"For violent offenders granted personal recognizance bonds, PR bonds, the numbers are frightening," Ramsey said. “PR bonds were granted for capital murder, murder, manslaughter, aggravated robbery, aggravated sexual assault, aggravated kidnapping, aggravated assault, aggravated human trafficking, robbery, and sexual assault."

To underscore his point, Ramsey cited Senate testimony by David Slayton, executive director of the Texas Judicial Council: "Twenty percent more crimes are committed, 12 times more violent crimes are committed by dangerous people who are out on bond,” Ramsey said.

But Democratic Judge Lina Hidalgo rebuked Ramsey, saying he deliberately misrepresented statistics to make his point.

"A lot of the data that is being cherrypicked is being cherrypicked by the folks who are opponents of ‘smart on crime' policies that have led us to where we are, where we incarcerate more people than any other nation on Earth – if you look at it per capita, it's tragic – and we're not any safer," Hidalgo said.

Witnesses in support of Ramsey’s resolution slammed “felony bail reform” practices that have led to the recent rise in violent crime. But Hidalgo noted that the only formal bail reform that had taken place in Harris County was for people accused of low-level, nonviolent misdemeanor offenses.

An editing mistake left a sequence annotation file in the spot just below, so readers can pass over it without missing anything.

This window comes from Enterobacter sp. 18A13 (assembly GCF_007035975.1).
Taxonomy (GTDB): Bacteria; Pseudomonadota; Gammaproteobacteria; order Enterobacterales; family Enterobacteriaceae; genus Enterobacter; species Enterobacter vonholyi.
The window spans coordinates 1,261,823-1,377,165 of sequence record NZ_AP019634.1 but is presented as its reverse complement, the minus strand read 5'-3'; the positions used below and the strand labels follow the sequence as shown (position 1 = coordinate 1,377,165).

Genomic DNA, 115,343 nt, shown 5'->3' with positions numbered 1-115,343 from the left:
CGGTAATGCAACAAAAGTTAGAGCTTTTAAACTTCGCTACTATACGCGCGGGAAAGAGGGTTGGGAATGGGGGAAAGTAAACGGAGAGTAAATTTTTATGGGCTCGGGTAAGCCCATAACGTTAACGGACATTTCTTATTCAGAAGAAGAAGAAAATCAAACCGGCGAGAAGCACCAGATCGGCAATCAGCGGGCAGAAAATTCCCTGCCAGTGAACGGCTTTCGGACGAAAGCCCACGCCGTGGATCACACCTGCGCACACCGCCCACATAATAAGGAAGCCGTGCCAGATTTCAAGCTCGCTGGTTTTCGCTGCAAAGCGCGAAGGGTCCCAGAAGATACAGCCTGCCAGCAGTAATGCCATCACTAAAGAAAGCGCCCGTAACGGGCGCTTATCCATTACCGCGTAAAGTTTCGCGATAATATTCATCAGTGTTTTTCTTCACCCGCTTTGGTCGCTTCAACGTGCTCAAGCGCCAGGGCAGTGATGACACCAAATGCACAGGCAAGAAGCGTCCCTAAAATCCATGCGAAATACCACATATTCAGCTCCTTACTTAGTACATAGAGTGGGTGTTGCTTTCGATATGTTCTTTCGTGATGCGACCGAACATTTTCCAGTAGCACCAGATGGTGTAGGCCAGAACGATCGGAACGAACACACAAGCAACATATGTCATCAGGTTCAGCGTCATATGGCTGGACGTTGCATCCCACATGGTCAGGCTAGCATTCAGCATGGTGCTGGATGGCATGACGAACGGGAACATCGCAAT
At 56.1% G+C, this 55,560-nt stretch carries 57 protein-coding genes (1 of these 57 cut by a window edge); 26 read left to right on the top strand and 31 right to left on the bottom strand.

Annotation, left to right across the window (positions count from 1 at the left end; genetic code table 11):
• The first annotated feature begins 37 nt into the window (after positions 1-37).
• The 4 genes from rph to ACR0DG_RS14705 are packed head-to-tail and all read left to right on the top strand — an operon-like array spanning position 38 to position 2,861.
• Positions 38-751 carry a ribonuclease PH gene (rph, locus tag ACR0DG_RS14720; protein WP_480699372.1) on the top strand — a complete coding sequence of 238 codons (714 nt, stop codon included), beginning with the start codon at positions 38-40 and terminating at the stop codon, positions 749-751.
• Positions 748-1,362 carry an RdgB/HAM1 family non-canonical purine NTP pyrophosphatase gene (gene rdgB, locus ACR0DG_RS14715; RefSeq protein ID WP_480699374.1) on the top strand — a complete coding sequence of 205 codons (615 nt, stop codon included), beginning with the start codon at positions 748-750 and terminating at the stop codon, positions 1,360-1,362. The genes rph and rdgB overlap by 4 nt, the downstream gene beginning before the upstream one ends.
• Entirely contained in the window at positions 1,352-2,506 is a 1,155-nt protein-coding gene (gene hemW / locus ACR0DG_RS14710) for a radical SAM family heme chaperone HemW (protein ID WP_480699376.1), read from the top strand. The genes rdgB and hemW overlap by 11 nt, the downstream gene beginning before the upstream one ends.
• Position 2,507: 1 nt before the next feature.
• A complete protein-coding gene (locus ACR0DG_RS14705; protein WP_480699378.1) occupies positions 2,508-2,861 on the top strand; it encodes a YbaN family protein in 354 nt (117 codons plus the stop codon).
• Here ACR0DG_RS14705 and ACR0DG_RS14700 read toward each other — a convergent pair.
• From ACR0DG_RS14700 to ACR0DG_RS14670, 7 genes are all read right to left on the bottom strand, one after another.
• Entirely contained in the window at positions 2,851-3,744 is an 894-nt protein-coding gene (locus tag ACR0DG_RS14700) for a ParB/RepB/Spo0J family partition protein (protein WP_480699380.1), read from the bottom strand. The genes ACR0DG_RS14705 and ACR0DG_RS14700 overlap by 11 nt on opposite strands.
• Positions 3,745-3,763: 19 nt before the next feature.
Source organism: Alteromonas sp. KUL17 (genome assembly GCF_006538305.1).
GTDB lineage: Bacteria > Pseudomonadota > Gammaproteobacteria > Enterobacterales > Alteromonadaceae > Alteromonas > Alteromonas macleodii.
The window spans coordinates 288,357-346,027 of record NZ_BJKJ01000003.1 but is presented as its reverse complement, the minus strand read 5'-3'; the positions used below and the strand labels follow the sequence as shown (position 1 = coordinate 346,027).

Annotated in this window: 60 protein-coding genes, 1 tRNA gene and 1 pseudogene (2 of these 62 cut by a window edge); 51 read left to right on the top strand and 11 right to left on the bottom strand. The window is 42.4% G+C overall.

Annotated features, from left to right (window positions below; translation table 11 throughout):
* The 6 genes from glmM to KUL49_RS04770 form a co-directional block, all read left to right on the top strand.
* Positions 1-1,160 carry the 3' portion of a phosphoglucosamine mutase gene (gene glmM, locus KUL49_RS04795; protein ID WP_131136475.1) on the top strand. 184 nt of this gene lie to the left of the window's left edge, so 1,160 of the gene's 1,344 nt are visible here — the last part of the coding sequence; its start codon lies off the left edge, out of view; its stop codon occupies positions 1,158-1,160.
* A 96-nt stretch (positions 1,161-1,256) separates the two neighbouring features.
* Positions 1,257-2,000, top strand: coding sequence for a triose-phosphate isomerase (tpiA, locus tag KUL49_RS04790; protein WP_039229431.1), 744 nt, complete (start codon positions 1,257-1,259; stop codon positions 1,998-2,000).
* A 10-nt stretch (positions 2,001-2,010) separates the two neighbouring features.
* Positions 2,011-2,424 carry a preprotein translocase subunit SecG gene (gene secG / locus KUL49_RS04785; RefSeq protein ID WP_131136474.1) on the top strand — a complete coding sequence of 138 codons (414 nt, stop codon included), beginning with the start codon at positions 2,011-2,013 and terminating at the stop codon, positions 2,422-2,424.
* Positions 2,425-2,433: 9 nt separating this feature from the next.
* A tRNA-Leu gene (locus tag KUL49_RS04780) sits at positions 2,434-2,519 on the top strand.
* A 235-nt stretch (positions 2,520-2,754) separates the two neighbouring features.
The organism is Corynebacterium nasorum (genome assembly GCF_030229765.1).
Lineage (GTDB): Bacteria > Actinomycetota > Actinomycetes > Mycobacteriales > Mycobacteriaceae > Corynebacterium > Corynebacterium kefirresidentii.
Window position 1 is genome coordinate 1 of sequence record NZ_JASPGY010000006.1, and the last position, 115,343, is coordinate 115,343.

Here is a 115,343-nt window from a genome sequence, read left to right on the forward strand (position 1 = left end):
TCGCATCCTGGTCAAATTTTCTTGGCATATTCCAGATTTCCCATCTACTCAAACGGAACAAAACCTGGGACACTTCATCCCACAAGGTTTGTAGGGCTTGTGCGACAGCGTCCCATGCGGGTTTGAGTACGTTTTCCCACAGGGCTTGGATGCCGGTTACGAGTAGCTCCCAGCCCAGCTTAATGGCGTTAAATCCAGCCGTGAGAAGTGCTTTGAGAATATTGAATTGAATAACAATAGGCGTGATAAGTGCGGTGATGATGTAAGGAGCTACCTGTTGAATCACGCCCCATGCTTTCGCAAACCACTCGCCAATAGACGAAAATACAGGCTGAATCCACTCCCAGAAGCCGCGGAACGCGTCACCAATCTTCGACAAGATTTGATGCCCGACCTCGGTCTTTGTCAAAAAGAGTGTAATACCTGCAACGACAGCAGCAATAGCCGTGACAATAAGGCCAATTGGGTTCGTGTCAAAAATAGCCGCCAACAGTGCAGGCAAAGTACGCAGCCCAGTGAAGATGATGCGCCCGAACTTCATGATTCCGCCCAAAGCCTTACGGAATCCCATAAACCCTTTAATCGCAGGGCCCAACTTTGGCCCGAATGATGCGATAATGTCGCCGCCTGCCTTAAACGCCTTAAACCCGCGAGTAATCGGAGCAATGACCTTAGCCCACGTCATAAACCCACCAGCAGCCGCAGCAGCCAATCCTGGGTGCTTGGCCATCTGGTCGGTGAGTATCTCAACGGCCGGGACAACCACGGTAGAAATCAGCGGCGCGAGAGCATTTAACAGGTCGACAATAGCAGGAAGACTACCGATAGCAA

"It has taken place," she said, "because Harris County practices were violative of the Constitution of the United States, the Equal Protection Clause of the Constitution."

Regarding felony bail, Hidalgo pointed to research suggesting that felony bail amounts had increased in recent years. She also noted that, contrary to Ramsey's argument, a majority of felony defendants still receive secured bonds, not PR bonds.

Ramsey’s resolution was ultimately voted down, 3-2, also on party lines.

Judge Genesis Draper of County Criminal Court-at-Law No. 12, one of the judges who was a party to Harris County's misdemeanor bail lawsuit settlement, testified Tuesday that contrary to statements made by Ramsey, SB 21 would affect misdemeanor cases, not just felony cases.

"While this legislation itself would likely face a number of constitutional challenges, it will be specifically harmful to Harris County, because we have entered into this consent decree,” Draper said.

Anthony Graves, who was exonerated after spending more than 18 years on death row for a murder he did not commit, now works for the Harris County Public Defender's Office, and offered his own testimony against SB 21.

"I am saying to you, based on my experience, based on what I know...that what we're talking about with SB 21 is wrong," Graves said. "I read this and the first thing I thought (was), ‘My God, presumption of innocence is being used as collateral damage again.'"

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Andrew Schneider

Andrew Schneider

Politics and Government Reporter

Andrew heads Houston Public Media’s coverage of national, state, and local elections. He also reports on major policy issues before the Texas Legislature and county and city governments across Greater Houston. Before taking up his current post, Andrew spent five years as Houston Public Media’s business reporter, covering the oil...